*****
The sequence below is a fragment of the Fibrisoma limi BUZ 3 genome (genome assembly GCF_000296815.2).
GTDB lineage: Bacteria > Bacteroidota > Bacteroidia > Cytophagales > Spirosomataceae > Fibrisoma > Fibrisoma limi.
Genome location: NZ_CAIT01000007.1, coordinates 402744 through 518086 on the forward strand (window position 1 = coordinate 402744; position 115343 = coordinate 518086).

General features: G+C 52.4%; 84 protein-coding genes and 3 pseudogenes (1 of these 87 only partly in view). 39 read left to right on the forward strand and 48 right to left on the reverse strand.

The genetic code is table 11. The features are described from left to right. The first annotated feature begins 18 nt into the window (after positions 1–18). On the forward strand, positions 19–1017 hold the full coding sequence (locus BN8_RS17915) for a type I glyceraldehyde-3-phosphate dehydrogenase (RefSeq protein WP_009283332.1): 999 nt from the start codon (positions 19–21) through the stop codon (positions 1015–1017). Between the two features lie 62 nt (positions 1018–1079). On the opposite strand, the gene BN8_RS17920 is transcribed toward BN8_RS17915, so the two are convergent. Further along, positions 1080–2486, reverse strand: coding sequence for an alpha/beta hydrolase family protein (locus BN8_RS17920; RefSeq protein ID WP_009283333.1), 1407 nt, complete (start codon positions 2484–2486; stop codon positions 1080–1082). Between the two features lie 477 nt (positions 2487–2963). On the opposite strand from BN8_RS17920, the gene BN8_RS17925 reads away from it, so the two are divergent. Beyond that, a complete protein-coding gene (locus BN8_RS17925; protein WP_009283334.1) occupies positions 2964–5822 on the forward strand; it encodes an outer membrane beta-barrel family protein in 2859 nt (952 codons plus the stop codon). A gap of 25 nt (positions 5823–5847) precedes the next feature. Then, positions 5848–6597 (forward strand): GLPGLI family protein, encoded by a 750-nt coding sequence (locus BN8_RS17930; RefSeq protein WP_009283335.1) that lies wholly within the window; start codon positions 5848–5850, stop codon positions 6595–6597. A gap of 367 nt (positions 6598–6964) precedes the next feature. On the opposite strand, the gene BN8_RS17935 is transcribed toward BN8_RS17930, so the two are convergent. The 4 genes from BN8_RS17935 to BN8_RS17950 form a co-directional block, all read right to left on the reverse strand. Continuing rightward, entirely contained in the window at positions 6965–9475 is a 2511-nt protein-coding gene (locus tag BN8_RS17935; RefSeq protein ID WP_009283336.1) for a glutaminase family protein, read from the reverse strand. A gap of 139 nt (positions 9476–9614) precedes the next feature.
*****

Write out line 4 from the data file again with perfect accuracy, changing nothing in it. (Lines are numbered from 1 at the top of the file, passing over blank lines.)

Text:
General features: G+C 52.4%; 84 protein-coding genes and 3 pseudogenes (1 of these 87 only partly in view). 39 read left to right on the forward strand and 48 right to left on the reverse strand.